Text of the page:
Four reasons Mike Pompeo will change the State Department

Rex is out, and Mike is in. President Donald Trump nominated CIA Director and former Republican congressman Mike Pompeo to be his new Secretary of State on Tuesday after abruptly dismissing Rex Tillerson from the post (via Twitter). “We were not thinking the same,” Trump explained to reporters Tuesday morning about his decision to replace Tillerson, citing differing views on the nuclear deal with Iran. “With Mike Pompeo, we have a similar thought process." That thought process would include very hawkish approaches towards Iran and large swathes of the Muslim world—core parts of both Pompeo and Trump’s worldviews. Pompeo called Iran a “thuggish police state” and a “despotic theocracy” last Fall and has argued that the United States is less safe because of the nuclear agreement. Read: Donald Trump just fired Rex Tillerson on Twitter It’s unclear if Pompeo’s more aggressive approach will be welcome in the State Department. Many top officials there took pride in the Iran nuclear deal as proof that diplomacy can work and felt the United State should be building bridges with all of the Muslim world rather than being inherently at odds with it. "Trump’s worst ideological instincts on issues like the Iran nuclear deal" “Pompeo will likely be a more effective manager and has a good rapport with Trump,” Colin Kahl, a former deputy assistant secretary of defense and former national security adviser to Vice President Joe Biden, told VICE News. “That is the good news—and it is also the bad news, since Pompeo will enable Trump’s worst ideological instincts on issues like the Iran nuclear deal." Still, the State Department under Pompeo may also enjoy more influence than it did under Tillerson which has the potential to improve morale at the department that has suffered from a wave of retirements of senior officials and scores of top positions being left unfilled. Read: Tillerson rushes home to organize the North Korea meeting he wasn't told about Trump’s fraught relationship with the former Exxon CEO often led the White House to cut out the department from sensitive diplomatic negotiations, as was highlighted last week when Trump accepted an invitation to meet North Korea’s Kim Jong-un just hours after Tillerson said such a meeting wouldn’t be “realistic.” In other words, Tillerson had managed to alienate both the career bureaucracy at the State Department and the president who appointed him. And with Tillerson gone, this what you need to know about his likely successor: Pompeo meets with Trump almost every day Pompeo personally briefed Trump most days on the CIA’s Presidential Daily Brief, a rundown of the country’s most sensitive intelligence. Pompeo filled that briefing with “killer graphics” to “get to the core of the issue quickly,” as he told the Washington Post last year. “That’s our task, right? To deliver the material in a way that he can best understand the information we’re trying to communicate.” Some critics have mocked this approach for demonstrating that the president doesn’t like to read and only has a superficial understanding of the issues. But the tact seems to have endeared Pompeo to the president. As early as November, Chief of Staff John Kelly had developed a plan to have Pompeo replace Tillerson at the State Department, according a New York Times at the time. He's been accused of politicizing the CIA to defend Trump Trump often demands loyalty of his top appointees and is furious when they defy him, as Attorney General Jeff Sessions found out the hard way when he recused himself from the Russia investigation. This presents every top official with a tough balance between serving the institution and serving the president, and some within the intelligence community has felt that Pompeo errs on the side of the president. Pompeo raised questions about his independence when he met with a 74-year-old former intelligence official who had been pushing a disputed theory that the Democratic National Committee’s email leak was not the product of Russian hackers but rather an inside job. The former National Security Agency official, William Binney, told The Intercept that Pompeo met with him at the direct urging of Trump himself, suggesting that the president was attempting the pressure the agency in its Russia investigation. Pompeo has also publicly boasted of delegating decision-making authority as director. “Forty percent of the decisions that were previously made by he director of the CIA no longer are made by me,” he told the American Enterprise Institute in January. But Pompeo also conspicuously added a responsibility: having the Counterintelligence Mission Center, which is deeply involved in the ongoing Russia investigation, report directly to him. That move concerned top officials within the agency, according to The Washington Post . Pompeo also appeared to be giving Trump political cover when last July he played down Russia’s interference in the 2016 election, saying that Russia had meddled in that election “and the one before that, and the one before that.” That description contradicted the intelligence community’s assessment in January of 2017 that said Russia’s efforts represented a “significant escalation in directness, level of activity, and scope of effort.” Democratic Rep. Adam Schiff of California, the highest ranking Democrat on the House intelligence Committee, said in a statement that he worried about Pompeo’s deference to Trump. “Director Pompeo has not always been willing to stand up to the President, particularly when Trump has questioned the intelligence community's conclusions on Russia, and we will need the new secretary to be willing to speak hard truths to the President,” Schiff said. Pompeo believes in the threat of “radical Islamic terrorism” Donald Trump ran for president promising to temporarily ban all Muslims from entering the country because they represented a danger to national security. While Pompeo publicly opposed that proposal, his record suggests he agrees with Trump’s premise that large parts of the Muslim world are a major threat to the United States and that America must confront what Trump calls “radical Islamic terrorism.” A few quick facts: On the House floor, Pompeo accused American Muslims of being “potentially complicit” in the 2013 Boston Marathon bombings because he said they had not sufficiently condemned the attacks. “It casts doubt on the commitment to peace by adherents of the Muslim faith. Pompeo co-sponsored a bill to designate the Muslim Brotherhood a terrorist organization. After a Middle East fact-finding trip in 2015, Pompeo said that “you don’t find many Thomas Jefferson’s over there.” He added that while many Muslims deplore terrorism, “the line needs to be drawn between those who are on the side of extremism and those who are fighting against them, of whatever faith we may find them.” In 2015, Pompeo suggested there is a basic conflict between the “Christian west” and “Islamic east” and that Barack Obama seemed to sympathize with the latter. “Every time there has been a conflict between the Christian west and the Islamic east the data points all point to a single direction,” he said. “It is very clear that this administration – and when I say that a very narrow slice inside the leadership regime here in Washington has concluded that America is better off with greater Iranian influence certainly in the Middle East but I think around- certainly it’s tolerated around the world.” Pompeo could help Trump blow up the Iran nuclear deal Pompeo has long been itching for the federal government to be far more confrontational with Iran. In a speech last October when Trump was considering whether to recertify the Iran nuclear deal, Pompeo said that Iran “has become more reckless and provocative, seeking to exploit the vacuum left by instability in the Middle East to aggressively expand its influence.” He added that “the threat is clear: Iran is mounting a ruthless drive to be the hegemonic power in the region." Trump is still considering whether to scuttle the agreement altogether, and Pompeo will likely encourage him to do so. As the Obama administration was negotiating the deal with Iran, Pompeo suggested that a military attack on the country’s nuclear sites would be a better approach. “This is not an insurmountable task for the coalition forces,” he said in 2014. Cover image: CIA Director Mike Pompeo delivers remarks at an event marking the 75th anniversary of the founding of the Office of Strategic Services (OSS) June 16, 2017 in Washington, DC. The OSS was the precursor to the CIA and was established to 'collect and analyze such strategic information as may be required by the United States'. (Photo by Win McNamee/Getty Images)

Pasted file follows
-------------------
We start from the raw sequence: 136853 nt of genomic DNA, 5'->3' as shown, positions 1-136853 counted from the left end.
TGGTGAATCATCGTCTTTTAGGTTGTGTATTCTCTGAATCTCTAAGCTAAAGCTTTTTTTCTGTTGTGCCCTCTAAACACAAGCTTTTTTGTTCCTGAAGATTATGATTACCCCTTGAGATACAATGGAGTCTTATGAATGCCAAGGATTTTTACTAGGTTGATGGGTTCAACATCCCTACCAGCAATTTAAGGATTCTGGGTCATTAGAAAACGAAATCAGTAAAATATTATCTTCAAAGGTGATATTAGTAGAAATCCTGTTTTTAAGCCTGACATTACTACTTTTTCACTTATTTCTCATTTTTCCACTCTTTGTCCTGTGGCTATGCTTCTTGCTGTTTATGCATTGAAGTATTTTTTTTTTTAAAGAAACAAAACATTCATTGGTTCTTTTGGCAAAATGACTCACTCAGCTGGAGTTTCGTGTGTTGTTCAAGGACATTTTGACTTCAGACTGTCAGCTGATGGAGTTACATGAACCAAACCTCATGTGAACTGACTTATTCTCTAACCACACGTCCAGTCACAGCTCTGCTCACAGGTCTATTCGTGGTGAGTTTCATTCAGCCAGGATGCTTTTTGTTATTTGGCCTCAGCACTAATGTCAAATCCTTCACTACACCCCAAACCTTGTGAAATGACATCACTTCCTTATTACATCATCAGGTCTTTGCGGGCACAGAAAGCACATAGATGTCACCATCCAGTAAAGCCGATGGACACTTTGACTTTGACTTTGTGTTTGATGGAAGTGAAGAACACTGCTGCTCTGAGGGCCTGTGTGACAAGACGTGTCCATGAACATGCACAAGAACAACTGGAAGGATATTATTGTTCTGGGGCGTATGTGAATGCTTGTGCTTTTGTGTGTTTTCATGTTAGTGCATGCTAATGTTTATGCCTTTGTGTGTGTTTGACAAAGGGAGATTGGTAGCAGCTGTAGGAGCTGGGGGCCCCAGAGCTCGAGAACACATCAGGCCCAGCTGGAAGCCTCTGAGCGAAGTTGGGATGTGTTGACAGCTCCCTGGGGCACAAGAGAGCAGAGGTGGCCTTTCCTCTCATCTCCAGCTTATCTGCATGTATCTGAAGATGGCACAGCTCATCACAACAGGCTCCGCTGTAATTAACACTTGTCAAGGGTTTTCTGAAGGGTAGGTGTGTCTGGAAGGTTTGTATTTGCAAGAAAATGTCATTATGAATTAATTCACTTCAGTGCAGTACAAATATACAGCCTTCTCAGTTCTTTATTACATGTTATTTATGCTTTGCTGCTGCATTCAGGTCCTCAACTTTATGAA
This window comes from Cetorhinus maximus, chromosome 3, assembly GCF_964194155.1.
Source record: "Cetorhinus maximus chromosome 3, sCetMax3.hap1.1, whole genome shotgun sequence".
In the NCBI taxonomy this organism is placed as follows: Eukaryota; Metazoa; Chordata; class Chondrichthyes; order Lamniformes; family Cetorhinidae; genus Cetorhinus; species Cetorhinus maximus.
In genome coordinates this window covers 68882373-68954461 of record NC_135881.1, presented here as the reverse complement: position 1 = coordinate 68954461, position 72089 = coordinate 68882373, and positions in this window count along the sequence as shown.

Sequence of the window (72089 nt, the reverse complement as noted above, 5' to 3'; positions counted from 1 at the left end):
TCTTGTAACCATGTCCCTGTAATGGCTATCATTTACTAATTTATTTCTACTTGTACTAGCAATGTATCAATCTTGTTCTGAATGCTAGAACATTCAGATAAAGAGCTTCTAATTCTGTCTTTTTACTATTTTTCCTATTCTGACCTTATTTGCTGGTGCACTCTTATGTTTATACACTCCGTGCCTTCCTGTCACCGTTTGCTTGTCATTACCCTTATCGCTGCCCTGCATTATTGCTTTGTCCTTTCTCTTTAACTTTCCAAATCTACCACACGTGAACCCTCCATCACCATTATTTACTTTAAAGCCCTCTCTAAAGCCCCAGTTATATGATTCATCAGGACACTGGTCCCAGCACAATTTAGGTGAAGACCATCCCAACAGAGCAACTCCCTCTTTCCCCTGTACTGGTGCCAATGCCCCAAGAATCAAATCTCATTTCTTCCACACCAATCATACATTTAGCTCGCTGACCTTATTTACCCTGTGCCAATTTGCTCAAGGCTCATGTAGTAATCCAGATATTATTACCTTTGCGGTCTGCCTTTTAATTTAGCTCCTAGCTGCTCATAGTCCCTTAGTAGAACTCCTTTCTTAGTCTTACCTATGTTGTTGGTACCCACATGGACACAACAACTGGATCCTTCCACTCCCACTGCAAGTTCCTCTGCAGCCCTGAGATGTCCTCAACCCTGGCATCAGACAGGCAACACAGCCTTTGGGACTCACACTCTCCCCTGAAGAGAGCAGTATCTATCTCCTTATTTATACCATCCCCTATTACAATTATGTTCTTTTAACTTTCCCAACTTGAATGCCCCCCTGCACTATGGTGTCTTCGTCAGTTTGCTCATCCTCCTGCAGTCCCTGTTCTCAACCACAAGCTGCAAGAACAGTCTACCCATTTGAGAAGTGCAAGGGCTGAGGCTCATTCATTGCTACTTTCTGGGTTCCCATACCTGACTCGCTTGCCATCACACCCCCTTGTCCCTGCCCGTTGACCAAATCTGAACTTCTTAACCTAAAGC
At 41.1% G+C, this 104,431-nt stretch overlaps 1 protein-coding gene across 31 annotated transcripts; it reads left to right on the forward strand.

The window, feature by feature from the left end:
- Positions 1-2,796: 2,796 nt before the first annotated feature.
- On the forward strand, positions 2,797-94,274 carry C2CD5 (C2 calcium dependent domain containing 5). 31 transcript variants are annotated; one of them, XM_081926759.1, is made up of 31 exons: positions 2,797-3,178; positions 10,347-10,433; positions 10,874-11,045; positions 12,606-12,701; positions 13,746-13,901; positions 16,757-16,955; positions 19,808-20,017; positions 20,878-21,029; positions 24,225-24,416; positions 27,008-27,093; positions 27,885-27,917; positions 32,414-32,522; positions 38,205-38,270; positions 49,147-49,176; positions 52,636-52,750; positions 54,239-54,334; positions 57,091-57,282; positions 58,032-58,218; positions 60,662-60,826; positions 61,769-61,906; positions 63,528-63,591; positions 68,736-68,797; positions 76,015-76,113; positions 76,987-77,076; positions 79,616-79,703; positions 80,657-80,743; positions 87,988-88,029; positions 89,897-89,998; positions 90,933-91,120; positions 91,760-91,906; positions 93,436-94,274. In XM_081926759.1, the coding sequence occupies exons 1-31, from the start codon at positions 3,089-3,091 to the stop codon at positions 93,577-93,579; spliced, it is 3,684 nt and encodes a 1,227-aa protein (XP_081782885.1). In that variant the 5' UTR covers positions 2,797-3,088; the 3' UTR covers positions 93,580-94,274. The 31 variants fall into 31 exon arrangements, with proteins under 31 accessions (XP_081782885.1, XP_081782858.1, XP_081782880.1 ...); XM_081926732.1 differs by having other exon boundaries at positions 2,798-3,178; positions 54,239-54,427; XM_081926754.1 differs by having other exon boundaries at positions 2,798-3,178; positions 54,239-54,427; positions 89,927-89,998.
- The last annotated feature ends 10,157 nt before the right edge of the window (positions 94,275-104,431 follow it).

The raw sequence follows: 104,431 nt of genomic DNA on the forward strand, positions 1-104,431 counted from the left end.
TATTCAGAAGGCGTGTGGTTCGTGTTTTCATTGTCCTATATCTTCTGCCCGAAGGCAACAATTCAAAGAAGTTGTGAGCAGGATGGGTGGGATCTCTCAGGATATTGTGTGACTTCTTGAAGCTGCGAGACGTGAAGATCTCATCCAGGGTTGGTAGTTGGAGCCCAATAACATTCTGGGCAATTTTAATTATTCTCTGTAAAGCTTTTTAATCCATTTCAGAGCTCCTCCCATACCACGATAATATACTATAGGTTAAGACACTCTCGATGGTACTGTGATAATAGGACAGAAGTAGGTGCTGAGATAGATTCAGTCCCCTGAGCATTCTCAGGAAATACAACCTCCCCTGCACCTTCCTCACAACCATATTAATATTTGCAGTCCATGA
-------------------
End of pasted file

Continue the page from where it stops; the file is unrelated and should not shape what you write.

Top News